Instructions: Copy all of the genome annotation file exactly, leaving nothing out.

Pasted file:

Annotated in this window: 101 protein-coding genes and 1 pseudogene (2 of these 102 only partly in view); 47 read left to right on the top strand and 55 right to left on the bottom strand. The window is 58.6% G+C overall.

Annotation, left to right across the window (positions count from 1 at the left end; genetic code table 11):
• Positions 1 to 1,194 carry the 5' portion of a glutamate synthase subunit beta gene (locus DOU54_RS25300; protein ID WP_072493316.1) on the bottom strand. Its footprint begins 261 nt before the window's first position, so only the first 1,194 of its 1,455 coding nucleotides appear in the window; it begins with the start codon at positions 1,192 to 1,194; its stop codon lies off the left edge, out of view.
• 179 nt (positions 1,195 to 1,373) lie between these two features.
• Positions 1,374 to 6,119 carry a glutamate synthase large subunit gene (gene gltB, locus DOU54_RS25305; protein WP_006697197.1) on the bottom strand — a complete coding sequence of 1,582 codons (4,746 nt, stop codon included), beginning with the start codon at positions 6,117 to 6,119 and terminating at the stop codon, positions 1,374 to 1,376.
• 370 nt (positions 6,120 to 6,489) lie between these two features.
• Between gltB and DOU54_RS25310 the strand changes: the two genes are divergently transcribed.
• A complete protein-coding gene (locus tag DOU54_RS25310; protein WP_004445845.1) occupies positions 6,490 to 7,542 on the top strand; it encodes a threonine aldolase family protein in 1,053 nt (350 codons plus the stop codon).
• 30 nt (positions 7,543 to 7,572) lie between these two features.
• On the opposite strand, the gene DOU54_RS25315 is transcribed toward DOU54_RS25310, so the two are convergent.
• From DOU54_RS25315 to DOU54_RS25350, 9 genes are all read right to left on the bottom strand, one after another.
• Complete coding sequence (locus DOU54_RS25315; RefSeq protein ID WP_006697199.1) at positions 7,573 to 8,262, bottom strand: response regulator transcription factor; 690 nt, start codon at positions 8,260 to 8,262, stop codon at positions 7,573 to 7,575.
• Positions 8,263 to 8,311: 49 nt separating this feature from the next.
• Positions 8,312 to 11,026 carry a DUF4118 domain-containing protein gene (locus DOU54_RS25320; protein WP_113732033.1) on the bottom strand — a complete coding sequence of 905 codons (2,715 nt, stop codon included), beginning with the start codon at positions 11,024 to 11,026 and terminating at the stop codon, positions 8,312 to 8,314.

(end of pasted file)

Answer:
Annotated in this window: 101 protein-coding genes and 1 pseudogene (2 of these 102 only partly in view); 47 read left to right on the top strand and 55 right to left on the bottom strand. The window is 58.6% G+C overall.

Annotation, left to right across the window (positions count from 1 at the left end; genetic code table 11):
• Positions 1 to 1,194 carry the 5' portion of a glutamate synthase subunit beta gene (locus DOU54_RS25300; protein ID WP_072493316.1) on the bottom strand. Its footprint begins 261 nt before the window's first position, so only the first 1,194 of its 1,455 coding nucleotides appear in the window; it begins with the start codon at positions 1,192 to 1,194; its stop codon lies off the left edge, out of view.
• 179 nt (positions 1,195 to 1,373) lie between these two features.
• Positions 1,374 to 6,119 carry a glutamate synthase large subunit gene (gene gltB, locus DOU54_RS25305; protein WP_006697197.1) on the bottom strand — a complete coding sequence of 1,582 codons (4,746 nt, stop codon included), beginning with the start codon at positions 6,117 to 6,119 and terminating at the stop codon, positions 1,374 to 1,376.
• 370 nt (positions 6,120 to 6,489) lie between these two features.
• Between gltB and DOU54_RS25310 the strand changes: the two genes are divergently transcribed.
• A complete protein-coding gene (locus tag DOU54_RS25310; protein WP_004445845.1) occupies positions 6,490 to 7,542 on the top strand; it encodes a threonine aldolase family protein in 1,053 nt (350 codons plus the stop codon).
• 30 nt (positions 7,543 to 7,572) lie between these two features.
• On the opposite strand, the gene DOU54_RS25315 is transcribed toward DOU54_RS25310, so the two are convergent.
• From DOU54_RS25315 to DOU54_RS25350, 9 genes are all read right to left on the bottom strand, one after another.
• Complete coding sequence (locus DOU54_RS25315; RefSeq protein ID WP_006697199.1) at positions 7,573 to 8,262, bottom strand: response regulator transcription factor; 690 nt, start codon at positions 8,260 to 8,262, stop codon at positions 7,573 to 7,575.
• Positions 8,263 to 8,311: 49 nt separating this feature from the next.
• Positions 8,312 to 11,026 carry a DUF4118 domain-containing protein gene (locus DOU54_RS25320; protein WP_113732033.1) on the bottom strand — a complete coding sequence of 905 codons (2,715 nt, stop codon included), beginning with the start codon at positions 11,024 to 11,026 and terminating at the stop codon, positions 8,312 to 8,314.